Five Traps for Amateur Trustees

An item in Barron’s a few years ago by Lauren Foster demonstrates that being a trustee may be harder than some people expect (“The Five Biggest Ways to Bungle a Trust,” May 21, 2011). Foster’s observations are must reading for anyone who expects to be a trustee, or who has nominated a family member to serve as a fiduciary.

Here are the five traps that Foster highlights:

  • Faulty records.  There’s much more to trust accounting than balancing checking accounts and keeping track of portfolio statements.  Income, asset values and distributions must be reported to the beneficiaries on a regular basis.  “Beneficiaries” refers not only to those who receive current trust income, but also to those who will receive the assets when the trust terminates.  Foster suggests a team approach, including a trust attorney, a tax professional and an investment manager. Note: We are pleased to serve as agent for a trustee!
  • Failure to diversify.  Laws governing the prudent investment of trust assets vary from state to state.  In general, concentration of assets should be avoided.  According to experts quoted by Foster, a red flag should go up when any one holding accounts for more than 10% of a trust.  Problems with that holding could lead to lawsuits by disgruntled beneficiaries against the trustee.  On the other hand, the person who creates a trust may override the diversification requirements. For example, shares in a family business could be exempted from the diversification mandate.
  • Biased distributions.  One of the most important benefits of trust-based wealth management is delivery of financial resources to multiple generations, today and in the future. Trouble is, finding the appropriate balance between current and future interests is not easy.  Trustees need to document reasons for allowing or denying invasion of a trust for particular beneficiaries, for example. What’s more, the investment strategy chosen for a trust may inadvertently favor some beneficiaries over others.  When a family member is a trustee, the issue of bias can become quite emotional.
  • Expecting a payday.  Trustees should be paid, but beneficiaries don’t always see it that way.  When the trustee is a family member with an interest in the trust, the payment issues can be especially sensitive. Compensation matters should be settled before the trustee assumes the duties of trust management.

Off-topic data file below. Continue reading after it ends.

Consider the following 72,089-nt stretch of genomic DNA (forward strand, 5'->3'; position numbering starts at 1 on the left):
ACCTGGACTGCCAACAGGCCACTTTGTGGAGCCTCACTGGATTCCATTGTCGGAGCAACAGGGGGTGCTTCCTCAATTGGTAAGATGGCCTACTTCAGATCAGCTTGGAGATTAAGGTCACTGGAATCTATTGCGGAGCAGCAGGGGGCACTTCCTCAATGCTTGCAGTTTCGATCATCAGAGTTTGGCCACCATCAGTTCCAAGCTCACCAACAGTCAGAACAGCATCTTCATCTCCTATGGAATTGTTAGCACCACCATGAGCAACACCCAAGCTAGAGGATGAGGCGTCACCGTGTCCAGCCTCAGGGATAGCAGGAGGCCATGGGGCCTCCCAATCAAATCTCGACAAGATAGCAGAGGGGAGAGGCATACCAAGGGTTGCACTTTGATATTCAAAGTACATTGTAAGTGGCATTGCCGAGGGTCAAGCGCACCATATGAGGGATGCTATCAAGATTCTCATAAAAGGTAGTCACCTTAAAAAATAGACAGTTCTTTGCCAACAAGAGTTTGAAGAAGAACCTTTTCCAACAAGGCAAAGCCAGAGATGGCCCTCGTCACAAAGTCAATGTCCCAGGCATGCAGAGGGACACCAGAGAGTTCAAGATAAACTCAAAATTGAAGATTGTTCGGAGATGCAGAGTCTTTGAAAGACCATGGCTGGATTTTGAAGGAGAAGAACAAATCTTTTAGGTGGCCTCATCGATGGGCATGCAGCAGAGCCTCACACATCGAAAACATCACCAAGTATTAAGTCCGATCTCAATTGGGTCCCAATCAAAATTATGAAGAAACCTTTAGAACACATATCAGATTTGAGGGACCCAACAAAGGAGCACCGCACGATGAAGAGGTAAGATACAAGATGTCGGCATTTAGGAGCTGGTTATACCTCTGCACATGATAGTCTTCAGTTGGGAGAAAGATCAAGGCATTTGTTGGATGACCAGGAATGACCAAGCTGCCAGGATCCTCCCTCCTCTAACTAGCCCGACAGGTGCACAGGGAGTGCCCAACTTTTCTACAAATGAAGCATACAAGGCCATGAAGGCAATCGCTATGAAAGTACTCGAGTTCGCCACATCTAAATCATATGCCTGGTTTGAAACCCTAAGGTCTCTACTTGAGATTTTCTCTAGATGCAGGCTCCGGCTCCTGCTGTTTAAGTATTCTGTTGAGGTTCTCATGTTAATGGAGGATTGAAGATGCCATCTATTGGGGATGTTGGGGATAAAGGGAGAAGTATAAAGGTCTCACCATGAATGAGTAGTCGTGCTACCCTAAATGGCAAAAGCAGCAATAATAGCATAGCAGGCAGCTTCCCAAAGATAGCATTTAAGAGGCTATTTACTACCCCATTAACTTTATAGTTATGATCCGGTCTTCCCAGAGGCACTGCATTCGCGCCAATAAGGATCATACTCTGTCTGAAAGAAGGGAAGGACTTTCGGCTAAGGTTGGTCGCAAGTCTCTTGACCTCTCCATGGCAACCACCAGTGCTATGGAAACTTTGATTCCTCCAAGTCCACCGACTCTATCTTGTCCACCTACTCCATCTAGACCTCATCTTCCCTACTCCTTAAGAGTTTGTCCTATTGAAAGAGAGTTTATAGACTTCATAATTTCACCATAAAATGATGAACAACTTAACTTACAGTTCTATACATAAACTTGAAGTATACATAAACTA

• False sense of safety.  Some amateur trustees assume that, given their relationships to the family and trust beneficiaries, their work won’t be scrutinized closely.  Not so, Foster reports.  The role of trustee has potentially unlimited liability.  Trustees may be called to account for their investment choices, as well as for the quality of their fiduciary judgments about trust distributions.

The Professional Alternative

Given the complexities of modern trust management, one would expect that businesses, such as trust companies and bank trust divisions, would become available to meet the need. One would be absolutely correct! That’s us!

We offer you our technical skills and our financial and auditing infrastructure for the successful implementation of your trust plan.  Most importantly, we offer you our experience as trustee.  It’s a truism that every wealthy family is different, and so is every trust plan. Yet all trust management is governed by the legal standards of fiduciary duty.  We’ve seen a range of family circumstances, of market environments, of trust purposes and objectives.  We invite you to put our experience to work for you and your family.

July 2014
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